Non-residents outside the EU, such as citizens from the USA, Canada, or the United Kingdom: According to 24.1 LIRNR, residents in non-EU countries or EEA (Norway, Iceland, and Liechtenstein) generating rental income in Spain (this tax regulation applies uniformly to both long-term and short-term rentals) are subject to taxation on their total income derived from rentals. This means that no expenses can be deducted. Non-EU, non-residents are subject to full tax with no deductions or allowances possible.

Interesting read: Renting out a property in Spain

Healthcare and Driving License in Malaga

Certainly, Spain boasts one of the most outstanding healthcare systems globally. In this context, foreigners with legal residency in the country can access the prestigious Social Security Health System, whether retirees or workers—both self-employed and employed.

A range of options opens up for expatriates with legal residency in Spain who do not fall into the mentioned categories. They can choose to take out private health insurance or join the special Social Security agreement, granting them the right to healthcare by paying a monthly fee.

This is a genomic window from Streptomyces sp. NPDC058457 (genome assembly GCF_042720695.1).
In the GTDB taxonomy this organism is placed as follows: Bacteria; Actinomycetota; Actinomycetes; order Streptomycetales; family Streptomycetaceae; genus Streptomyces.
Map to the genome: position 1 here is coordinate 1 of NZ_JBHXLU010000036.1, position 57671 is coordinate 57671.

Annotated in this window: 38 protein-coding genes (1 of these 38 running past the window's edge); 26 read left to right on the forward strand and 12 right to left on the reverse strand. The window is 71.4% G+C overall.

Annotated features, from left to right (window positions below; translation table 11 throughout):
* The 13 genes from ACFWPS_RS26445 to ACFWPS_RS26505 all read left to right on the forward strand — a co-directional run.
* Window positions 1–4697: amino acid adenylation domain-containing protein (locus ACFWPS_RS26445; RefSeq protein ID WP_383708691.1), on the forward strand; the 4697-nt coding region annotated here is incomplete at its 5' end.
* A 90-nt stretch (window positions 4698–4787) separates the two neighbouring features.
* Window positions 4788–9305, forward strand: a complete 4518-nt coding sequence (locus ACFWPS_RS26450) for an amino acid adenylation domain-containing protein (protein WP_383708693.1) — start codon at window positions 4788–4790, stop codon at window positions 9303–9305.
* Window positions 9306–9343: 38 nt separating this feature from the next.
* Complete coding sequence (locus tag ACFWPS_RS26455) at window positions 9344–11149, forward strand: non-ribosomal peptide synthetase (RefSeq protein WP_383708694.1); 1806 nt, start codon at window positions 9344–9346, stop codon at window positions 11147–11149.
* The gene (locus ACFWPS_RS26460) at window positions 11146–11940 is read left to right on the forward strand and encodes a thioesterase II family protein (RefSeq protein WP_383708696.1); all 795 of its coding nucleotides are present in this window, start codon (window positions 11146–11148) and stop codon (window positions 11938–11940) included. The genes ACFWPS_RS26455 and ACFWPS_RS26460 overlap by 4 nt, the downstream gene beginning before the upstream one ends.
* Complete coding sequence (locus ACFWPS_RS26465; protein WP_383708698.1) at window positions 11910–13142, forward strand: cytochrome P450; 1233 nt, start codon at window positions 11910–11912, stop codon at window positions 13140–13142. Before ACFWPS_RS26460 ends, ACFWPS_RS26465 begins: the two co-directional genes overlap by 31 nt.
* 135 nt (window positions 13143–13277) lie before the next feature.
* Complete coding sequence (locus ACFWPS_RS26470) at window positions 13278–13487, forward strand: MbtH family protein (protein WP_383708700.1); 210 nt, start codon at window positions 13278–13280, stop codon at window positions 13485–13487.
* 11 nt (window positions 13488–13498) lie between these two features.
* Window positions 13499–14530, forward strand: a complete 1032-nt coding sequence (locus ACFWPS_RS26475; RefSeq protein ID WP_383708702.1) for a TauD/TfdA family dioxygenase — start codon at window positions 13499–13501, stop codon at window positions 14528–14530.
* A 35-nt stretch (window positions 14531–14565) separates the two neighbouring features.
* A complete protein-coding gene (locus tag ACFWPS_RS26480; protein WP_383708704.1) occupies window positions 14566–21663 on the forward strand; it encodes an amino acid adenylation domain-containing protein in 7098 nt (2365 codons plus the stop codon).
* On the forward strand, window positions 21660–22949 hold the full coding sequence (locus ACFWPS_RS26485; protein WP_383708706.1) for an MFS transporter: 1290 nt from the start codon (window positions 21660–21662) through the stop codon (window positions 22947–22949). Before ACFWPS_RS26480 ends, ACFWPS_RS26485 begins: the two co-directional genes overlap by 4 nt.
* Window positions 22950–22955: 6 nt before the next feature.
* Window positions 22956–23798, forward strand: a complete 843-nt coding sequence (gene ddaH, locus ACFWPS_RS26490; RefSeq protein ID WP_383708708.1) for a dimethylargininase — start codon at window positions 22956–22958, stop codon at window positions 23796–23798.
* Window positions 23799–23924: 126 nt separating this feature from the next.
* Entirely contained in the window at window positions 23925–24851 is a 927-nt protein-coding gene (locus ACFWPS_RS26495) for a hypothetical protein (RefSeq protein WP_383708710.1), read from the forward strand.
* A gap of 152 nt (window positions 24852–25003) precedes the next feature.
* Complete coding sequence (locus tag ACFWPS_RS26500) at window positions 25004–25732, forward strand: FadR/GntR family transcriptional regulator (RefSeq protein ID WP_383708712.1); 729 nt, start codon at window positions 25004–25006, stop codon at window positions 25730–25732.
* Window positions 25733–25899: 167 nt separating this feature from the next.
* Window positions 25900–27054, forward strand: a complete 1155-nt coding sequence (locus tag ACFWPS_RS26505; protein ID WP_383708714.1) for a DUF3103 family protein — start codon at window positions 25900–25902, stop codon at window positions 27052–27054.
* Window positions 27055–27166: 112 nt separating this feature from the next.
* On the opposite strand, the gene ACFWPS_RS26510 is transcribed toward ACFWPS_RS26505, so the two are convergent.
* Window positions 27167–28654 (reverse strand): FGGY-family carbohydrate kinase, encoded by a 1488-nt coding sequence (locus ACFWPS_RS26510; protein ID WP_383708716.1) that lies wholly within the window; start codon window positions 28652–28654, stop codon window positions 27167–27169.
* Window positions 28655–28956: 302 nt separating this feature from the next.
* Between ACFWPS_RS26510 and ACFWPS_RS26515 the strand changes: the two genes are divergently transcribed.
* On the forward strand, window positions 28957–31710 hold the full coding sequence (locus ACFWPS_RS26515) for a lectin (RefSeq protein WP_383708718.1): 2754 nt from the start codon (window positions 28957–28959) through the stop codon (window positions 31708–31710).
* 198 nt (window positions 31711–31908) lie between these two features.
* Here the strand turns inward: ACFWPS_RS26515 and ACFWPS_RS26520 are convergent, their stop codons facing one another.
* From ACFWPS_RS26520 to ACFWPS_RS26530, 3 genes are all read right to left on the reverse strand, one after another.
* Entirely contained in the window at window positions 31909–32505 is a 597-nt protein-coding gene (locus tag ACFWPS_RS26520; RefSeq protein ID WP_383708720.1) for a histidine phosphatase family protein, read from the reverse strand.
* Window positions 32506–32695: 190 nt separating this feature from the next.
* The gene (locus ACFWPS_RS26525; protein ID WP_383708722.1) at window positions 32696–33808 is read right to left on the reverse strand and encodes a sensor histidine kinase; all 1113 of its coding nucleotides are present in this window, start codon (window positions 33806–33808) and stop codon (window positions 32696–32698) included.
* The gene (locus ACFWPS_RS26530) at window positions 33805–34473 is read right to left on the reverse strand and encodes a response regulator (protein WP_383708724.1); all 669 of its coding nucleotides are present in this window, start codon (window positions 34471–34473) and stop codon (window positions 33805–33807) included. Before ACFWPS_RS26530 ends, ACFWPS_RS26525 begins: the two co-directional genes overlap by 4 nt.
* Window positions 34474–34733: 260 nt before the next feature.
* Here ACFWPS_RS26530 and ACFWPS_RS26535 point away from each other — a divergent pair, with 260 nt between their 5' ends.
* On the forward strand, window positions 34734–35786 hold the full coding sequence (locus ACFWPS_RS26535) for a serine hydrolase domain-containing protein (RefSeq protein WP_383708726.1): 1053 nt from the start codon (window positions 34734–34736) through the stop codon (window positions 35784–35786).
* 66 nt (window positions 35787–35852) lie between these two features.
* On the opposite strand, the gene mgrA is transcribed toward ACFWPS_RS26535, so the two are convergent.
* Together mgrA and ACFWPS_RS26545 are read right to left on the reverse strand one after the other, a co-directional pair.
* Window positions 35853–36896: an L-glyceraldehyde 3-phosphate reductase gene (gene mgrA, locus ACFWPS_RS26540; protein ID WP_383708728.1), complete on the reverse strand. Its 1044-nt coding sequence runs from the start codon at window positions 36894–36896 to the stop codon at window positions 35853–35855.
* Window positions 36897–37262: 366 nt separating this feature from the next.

Concerning this special agreement, expatriates who can prove their effective residence in Spain for at least one year (for non-Europeans) and three months (for Europeans), are duly registered, and lack access to a healthcare protection system through any other means, can subscribe to it. The monthly fees for this agreement are €60 for individuals under 65 years old and €157 for those surpassing that age.

When you move to Málaga and obtain the residency in Spain, you can apply for the exchange of your driving license if your home country has an agreement in this regard. This process allows you to exchange your license for an equivalent one issued by the Spanish DGT within a period of 6 months. This exchange covers all driving authorizations you had in your country, such as motorcycles, cars, and buses, consolidating into your new Spanish license. There is no need to exchange for each type of license.

Generally, you can exchange if your license is from the European Union, the European Economic Area, countries with agreements for license exchange, and in the case of professional licenses, even if there is no agreement. You can check if you can opt for the exchange on the DGT website: Canjes de permisos de conducir (homologación de permisos) (

If there is no agreement between your home country and Spain, you must undergo theoretical and practical exams to obtain your driving license in Spanish territory.

Do you need a professional help for move to Malaga?

Living in Malaga

Cultural Integration in Malaga